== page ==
Agnes: She killed him all alone. Hey, wait a minute. Listen, listen. Quiet. Quiet. Tootie killed the Braukoffs single-handed. She's the bravest of them all!
Another child: Yeah, Tootie's the most horrible!
Tootie: I'm the most horrible. I'm the most horrible.

John: [after Esther apologizes] If you're not busy tomorrow night, could you beat me up again?
[John kisses Esther]
Esther: You've got a mighty strong grip for a boy.

Tootie: Here comes the invalid. I have to have two kinds of ice cream. I'm recuperating.
Mrs. Smith: If I ever catch you fibbing again like you did about John Truett, I'll give you something to recuperate about.

Mr. Smith: I've got the future to think about. A future for all of us. I've got to worry about where's the money coming from. Lon in Princeton, and Rose going to college...
Rose: Money! I hate, loathe, despise, and abominate money!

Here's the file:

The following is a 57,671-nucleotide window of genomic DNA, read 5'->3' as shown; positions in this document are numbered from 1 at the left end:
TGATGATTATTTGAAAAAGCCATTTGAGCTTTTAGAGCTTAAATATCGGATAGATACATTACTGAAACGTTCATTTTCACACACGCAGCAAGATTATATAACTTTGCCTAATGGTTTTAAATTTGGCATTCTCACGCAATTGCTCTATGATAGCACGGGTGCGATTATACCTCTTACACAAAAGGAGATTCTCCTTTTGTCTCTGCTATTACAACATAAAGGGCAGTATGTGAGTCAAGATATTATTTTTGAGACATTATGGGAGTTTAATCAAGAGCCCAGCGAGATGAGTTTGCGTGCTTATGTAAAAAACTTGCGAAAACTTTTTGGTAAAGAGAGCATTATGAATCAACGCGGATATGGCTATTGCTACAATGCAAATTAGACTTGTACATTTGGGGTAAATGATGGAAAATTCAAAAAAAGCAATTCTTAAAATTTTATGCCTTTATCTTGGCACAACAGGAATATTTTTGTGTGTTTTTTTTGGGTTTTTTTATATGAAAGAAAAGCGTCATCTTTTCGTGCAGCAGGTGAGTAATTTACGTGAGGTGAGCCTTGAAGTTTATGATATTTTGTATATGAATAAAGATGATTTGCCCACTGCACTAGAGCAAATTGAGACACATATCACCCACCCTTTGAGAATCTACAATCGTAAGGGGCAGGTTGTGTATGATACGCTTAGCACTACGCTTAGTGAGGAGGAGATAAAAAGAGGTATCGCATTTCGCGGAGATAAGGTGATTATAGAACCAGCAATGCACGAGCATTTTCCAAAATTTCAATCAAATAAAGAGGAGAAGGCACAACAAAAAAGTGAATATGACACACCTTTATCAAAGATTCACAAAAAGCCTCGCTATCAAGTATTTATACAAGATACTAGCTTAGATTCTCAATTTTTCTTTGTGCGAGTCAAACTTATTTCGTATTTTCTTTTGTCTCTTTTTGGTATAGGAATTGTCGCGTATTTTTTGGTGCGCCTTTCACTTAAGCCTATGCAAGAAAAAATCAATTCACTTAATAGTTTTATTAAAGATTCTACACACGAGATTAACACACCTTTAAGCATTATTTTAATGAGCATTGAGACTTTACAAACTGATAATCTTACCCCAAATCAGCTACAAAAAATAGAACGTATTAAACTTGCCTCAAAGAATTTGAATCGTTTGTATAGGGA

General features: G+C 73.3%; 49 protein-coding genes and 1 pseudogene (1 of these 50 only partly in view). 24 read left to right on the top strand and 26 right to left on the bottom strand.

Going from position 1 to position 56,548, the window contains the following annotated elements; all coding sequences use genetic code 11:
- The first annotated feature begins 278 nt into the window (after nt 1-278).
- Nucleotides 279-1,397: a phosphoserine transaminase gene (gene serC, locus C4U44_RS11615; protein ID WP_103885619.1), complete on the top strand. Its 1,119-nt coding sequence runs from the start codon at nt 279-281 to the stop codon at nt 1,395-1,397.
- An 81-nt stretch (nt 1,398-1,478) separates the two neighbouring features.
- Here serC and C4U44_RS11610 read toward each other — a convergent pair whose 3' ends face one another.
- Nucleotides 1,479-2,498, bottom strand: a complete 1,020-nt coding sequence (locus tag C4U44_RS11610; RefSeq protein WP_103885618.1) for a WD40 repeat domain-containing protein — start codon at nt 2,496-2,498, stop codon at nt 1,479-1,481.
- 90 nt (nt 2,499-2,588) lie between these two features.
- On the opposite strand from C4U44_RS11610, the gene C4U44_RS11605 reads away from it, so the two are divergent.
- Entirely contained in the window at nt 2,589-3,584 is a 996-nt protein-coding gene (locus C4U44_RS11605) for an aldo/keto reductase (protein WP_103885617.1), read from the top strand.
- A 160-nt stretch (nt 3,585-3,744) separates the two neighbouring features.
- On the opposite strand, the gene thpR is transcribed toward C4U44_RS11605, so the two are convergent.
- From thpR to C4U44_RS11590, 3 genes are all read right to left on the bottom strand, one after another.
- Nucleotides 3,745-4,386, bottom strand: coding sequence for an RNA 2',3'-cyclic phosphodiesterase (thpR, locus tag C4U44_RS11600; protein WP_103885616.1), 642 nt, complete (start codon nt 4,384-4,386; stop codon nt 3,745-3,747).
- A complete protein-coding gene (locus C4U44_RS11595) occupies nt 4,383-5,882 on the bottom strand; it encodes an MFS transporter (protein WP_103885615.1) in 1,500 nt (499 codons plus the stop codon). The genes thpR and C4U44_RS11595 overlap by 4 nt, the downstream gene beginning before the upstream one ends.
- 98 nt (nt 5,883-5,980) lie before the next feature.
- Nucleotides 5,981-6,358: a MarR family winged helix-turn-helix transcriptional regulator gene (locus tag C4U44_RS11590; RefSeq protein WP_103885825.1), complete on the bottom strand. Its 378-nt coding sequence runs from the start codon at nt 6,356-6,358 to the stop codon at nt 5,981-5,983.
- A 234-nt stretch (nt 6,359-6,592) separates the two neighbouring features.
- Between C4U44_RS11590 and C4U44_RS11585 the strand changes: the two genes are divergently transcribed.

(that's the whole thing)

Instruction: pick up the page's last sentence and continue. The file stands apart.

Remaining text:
Mr. Smith: You also spend it.

Rose: If there ever was a time we definitely needed every ounce of allure, it's tonight. If we're going to wreck Lucille Ballard's evening, we've simply got to be a sensation.
Esther: Rose, don't you think I could be a sensation without the corset?
Rose: You're competing with an Eastern girl. I'll wager Lucille Ballard doesn't make a move without a corset.
Esther: Well, I certainly don't relish wearing this thing. But pride has come to the rescue. For tonight, I'll do anything.
Rose: It'll be worth it. If we can create a breathtaking effect, it'll be simple to monopolize all the worthwhile men.
Esther: Exactly. There are only going to be about twenty boys worth looking at anyway. We can certainly handle twenty men. I should hope! Can you handle ten?
Rose: Seven or eight.
Esther: If you'll guarantee eight, I can handle the rest of them.
Rose: What about John Truett?
Esther: Oh, I'll devote myself to John. But in between times, I'm going to make my presence felt amongst the others.

John: [after proposing to Esther] I wouldn't have said it, Esther, if I'd thought it would make you cry.